The ten best Irish golf courses you can enjoy in Ireland

Golf Courses

The Irish Open was held at the K Club in May 2016 was won by tournament host Rory McIlroy, and now was staged this year on July 6-9, immediately preceding the Scottish Open at Dundonald and the Open at Royal Birkdale. Portstewart Golf Club was hosted by the Dubai Duty Free Irish Open, setting up a three-week spell of links golf culminating in the Open Championship. It is the third time the tournament played north of the border in six years after previous outings at Royal County Down and Royal Portrush. The blue riband event of Irish golf has gained even greater prestige, as the Irish Open was added to the Rolex Series, which guaranteed a prize fund of $7million.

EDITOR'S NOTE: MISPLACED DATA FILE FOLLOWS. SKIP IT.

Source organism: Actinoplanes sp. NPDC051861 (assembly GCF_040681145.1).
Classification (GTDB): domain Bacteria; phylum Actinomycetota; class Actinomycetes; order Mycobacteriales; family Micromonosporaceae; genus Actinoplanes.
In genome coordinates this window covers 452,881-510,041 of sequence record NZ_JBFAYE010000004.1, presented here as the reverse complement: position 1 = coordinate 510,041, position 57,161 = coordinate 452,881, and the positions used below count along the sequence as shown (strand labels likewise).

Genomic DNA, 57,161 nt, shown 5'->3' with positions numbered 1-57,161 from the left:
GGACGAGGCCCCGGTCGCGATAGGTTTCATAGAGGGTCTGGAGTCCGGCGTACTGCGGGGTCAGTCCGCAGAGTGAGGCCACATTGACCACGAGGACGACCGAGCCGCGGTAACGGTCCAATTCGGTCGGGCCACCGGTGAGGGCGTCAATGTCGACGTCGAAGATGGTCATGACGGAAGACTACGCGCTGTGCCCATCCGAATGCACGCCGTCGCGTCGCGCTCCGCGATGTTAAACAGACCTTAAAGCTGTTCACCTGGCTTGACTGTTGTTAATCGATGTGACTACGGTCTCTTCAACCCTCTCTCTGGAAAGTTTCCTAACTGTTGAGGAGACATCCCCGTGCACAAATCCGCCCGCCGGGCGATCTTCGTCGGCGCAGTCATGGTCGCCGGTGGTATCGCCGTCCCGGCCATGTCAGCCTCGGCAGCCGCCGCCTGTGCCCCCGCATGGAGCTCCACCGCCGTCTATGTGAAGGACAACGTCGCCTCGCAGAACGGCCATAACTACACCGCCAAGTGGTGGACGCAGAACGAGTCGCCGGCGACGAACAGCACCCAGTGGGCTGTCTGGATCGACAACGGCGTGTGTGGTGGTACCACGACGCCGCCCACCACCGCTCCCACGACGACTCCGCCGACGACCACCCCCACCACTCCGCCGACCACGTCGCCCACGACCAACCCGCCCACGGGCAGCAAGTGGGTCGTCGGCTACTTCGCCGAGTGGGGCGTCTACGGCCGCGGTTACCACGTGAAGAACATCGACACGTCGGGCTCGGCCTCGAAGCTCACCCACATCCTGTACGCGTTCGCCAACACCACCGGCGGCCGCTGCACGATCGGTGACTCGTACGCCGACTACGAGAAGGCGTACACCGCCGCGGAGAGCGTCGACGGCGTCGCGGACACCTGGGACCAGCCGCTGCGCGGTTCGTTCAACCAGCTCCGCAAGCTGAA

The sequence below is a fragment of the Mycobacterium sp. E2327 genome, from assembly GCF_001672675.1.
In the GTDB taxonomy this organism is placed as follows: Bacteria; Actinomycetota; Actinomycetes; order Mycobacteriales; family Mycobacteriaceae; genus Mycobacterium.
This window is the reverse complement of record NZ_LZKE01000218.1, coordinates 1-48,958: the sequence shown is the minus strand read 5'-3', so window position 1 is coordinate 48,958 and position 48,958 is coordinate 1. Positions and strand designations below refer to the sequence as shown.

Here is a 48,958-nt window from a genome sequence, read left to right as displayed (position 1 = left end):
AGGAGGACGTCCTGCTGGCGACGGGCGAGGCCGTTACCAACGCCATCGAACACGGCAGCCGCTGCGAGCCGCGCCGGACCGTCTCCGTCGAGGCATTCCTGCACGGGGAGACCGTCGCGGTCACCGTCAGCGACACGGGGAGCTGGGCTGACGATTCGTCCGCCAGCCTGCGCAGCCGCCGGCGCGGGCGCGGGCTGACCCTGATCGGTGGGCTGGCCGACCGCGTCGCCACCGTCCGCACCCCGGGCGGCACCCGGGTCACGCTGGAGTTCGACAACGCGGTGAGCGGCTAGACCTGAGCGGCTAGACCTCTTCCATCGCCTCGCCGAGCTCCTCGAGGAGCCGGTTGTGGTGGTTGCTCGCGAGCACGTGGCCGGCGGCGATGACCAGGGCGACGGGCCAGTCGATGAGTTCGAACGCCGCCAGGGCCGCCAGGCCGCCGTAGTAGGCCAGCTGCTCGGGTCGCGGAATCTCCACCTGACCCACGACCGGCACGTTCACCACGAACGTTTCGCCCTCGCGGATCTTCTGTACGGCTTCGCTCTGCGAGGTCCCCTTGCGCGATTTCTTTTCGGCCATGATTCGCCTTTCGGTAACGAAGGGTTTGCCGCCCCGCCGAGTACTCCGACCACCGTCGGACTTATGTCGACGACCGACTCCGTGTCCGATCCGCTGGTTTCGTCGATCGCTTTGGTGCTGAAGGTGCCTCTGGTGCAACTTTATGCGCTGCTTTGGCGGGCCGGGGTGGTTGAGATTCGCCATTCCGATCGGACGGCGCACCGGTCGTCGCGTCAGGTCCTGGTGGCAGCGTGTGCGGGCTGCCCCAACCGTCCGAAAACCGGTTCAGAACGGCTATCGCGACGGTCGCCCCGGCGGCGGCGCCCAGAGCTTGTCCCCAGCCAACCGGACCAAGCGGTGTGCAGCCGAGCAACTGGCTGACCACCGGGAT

This year attracted the highest profile field to ever grace the Irish Open with a star-studded field, including Justin Rose, Jon Rahm, Hideki Matsuyama, Ian Poulter, Rafa Cabrero Bello, Lee Westwood and the majority of the 2016 European Ryder Cup team.

McIlroy lead a plethora of Irish stars, including fellow major winners Padraig Harrington, Graeme McDowell and Darren Clarke, while former Irish Open winner Shane Lowry and European Tour regular Paul Dunne also competed.

So in this golfer’s paradise  if you  are prepared for changing weather, strong winds and challenging courses here are the ten best and the perfect courses you can enjoy in Ireland and become a great golfer.

1. Ballybunion Old Course


This family resort has two traditional links golf courses. Known as the Old Course and the Cashen Course. They are both unique in character, testing all aspects of shot making. The layout of this course right next to the Atlantic ocean seems more natural than designed. So be in for a golfing experience that takes you “back to the roots” of the sport.